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Your points are very precise. I nearly didn't upvote because of the last paragraph though - facing and resolving that situation can be much better than going somewhere else to start over (and risk the same there) because often there are not that many institutions available. I would balance my concerns against the alternative options. –  Torben Gundtofte-Bruun Feb 19 '12 at 18:51
    
@TorbenGundtofte-Bruun The problem can only be faced and resolved if the provider is willing to listen and take action. My point is that if they are not willing to do so, that unwillingness should be properly weighted. –  tomjedrz Feb 19 '12 at 22:36
    
Excellent. Truly, DQdlM should have been able to have a reasonable discussion directly with the daycare person and expect a reasonable response. More importantly, the person should have been aware of her own health issue and taken their own steps. More MORE importantly, the director should have been aware acted. And with the whole changing thing: Yes it can be difficult, but unless there are exceptions, changing daycares should always be a palatable option. If the worker is going to sulk because of this relatively trivial issue, it may lead to changing anyway. –  monsto Feb 27 '12 at 17:41
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This of course depends on the issue you want to bring up. If the issue is with another student you should first speak to the teachers. If it's with the staff you speak with a director. At issue here not whether or not others will know who brought the issue to the table it's whether or not your child has a more comfortable environment to learn in. Of course there will be tension between kids because let's face it kids be kids.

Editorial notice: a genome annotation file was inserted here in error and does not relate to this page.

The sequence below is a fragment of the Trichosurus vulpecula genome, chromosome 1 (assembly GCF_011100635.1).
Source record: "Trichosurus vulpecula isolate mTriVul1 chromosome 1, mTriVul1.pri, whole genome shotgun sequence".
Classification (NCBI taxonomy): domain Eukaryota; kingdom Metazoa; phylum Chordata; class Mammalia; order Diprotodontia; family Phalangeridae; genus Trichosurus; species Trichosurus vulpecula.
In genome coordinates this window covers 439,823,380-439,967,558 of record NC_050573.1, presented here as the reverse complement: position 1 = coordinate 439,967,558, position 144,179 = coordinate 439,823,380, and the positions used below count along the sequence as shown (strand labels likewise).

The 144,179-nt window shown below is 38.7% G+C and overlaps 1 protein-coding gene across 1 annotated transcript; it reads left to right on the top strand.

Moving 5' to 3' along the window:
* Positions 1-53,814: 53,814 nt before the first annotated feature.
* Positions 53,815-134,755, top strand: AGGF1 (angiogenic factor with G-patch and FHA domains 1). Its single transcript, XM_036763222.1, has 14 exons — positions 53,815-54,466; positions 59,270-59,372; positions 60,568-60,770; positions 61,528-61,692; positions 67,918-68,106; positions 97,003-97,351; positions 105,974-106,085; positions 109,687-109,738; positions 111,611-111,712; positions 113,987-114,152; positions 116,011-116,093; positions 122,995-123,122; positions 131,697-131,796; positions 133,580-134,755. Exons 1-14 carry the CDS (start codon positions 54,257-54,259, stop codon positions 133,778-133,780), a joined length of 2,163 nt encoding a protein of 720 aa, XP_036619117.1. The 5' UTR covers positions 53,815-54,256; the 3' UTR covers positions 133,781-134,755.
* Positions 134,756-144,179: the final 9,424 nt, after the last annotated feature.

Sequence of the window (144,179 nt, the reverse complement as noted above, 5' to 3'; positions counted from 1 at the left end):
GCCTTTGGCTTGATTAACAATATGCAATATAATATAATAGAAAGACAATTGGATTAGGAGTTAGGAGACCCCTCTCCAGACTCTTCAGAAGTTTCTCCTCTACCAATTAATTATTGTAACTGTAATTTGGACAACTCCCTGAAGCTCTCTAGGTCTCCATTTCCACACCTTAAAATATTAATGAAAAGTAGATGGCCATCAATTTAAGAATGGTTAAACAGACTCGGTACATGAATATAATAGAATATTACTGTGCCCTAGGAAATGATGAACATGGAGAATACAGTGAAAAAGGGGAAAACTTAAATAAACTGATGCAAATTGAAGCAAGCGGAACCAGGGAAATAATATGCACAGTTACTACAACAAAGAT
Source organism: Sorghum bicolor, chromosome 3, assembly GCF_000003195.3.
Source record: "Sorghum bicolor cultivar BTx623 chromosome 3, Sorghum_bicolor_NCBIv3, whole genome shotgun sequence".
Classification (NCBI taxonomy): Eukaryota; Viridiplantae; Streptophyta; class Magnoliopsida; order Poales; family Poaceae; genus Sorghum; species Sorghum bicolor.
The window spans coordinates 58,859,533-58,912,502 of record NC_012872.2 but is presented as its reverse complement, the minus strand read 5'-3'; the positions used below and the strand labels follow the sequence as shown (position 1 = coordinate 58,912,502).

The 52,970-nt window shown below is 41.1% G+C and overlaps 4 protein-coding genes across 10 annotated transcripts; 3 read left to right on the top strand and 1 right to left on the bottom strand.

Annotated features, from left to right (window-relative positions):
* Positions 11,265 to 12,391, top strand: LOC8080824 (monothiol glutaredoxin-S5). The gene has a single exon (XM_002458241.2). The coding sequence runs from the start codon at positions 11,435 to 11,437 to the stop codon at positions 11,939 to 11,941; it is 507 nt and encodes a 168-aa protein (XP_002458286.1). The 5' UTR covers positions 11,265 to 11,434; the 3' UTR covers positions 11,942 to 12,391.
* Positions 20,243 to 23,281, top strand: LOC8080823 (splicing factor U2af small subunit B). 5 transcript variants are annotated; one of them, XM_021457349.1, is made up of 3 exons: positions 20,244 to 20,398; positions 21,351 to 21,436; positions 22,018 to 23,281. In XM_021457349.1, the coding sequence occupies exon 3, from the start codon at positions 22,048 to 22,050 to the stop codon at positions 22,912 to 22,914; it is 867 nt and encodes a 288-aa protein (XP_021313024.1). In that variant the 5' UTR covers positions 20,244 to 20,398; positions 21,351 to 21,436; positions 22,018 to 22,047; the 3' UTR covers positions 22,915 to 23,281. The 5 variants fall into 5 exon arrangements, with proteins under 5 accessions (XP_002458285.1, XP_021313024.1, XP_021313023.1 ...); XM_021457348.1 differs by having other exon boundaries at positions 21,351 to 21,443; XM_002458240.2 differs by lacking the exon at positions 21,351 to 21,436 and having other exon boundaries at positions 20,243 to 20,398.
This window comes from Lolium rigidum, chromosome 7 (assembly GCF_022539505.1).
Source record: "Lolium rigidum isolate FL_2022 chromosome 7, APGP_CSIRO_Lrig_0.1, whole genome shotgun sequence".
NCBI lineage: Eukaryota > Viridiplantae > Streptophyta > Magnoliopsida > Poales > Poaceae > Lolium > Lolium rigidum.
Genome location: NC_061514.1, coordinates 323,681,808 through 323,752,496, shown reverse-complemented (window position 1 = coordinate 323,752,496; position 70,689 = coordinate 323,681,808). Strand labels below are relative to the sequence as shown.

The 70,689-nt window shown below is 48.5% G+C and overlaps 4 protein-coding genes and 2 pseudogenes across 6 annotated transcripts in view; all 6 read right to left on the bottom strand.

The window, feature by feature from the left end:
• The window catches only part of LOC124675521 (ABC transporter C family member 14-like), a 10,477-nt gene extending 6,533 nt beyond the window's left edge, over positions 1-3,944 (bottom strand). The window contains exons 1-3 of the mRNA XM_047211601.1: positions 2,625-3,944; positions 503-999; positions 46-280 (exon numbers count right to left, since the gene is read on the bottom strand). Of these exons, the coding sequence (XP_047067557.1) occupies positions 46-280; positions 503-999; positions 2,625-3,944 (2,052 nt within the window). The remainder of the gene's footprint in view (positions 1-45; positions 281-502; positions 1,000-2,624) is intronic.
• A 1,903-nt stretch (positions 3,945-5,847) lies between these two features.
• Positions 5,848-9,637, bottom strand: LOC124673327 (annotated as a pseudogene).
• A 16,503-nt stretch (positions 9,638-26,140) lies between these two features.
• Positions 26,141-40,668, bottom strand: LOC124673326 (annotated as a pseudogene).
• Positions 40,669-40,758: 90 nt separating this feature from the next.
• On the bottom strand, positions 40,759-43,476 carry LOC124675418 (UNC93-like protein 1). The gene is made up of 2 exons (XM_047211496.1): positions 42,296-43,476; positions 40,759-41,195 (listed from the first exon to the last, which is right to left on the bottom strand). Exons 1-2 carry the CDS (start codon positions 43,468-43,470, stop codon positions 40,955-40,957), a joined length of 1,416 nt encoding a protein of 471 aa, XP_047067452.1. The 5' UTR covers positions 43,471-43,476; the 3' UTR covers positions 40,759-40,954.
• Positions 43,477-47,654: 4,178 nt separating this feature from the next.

For more details you might need to tell us exactly what the issue actually is.

EDIT: Based on the additional info you have provided there are things that have likely transpired that may have brought this change in the staffer towards you.

  1. You should have talked to the staffer yourself first. Talking to a person directly often softens the situation.
  2. You may have slightly overreacted. Yes there is a risk for a child to catch a cold sore him/herself from an infected person, which in the United States constitutes about 80% of the population by most accounts, which means that it is quite likely that you or your wife had already passed the virus to your child, so yes it's a concern but not as significant as you made it out to be. I had them as far back as I can remember myself and while it's uncomfortable people are yet to die from it. There are many articles on the subject: BabyCenter, BabyZone.
  3. When you talked to the director and indicated that you had concerns you should have asked about the "policy on staff's health and hygiene requirements when working with infants" and if asked whether or not you have seen one then you can indicate that yes I have seen one staffer in the infant room with what you think might be a cold sore. This puts the necessity of explaining the policy on the director and gives you better indication what kind of a place you are dealing with.
  4. Director has definitely overreacted. And worse yet likely dropped your child's name or your name in the conversation with the staffer. In situations like this it's not just bad management, it's psychologically traumatizing for your child on the possible perception that he/she has a health freak for a parent. Instead she should have found the staffer reminded her about the personal health and hygiene policy when working with children and have her correct the situation.

So what this leaves you with is basically a lot of problems you will need to solve. Not the least of which is that you may have to pull your child from that day care and put him or her into another, which for me would be a big problem.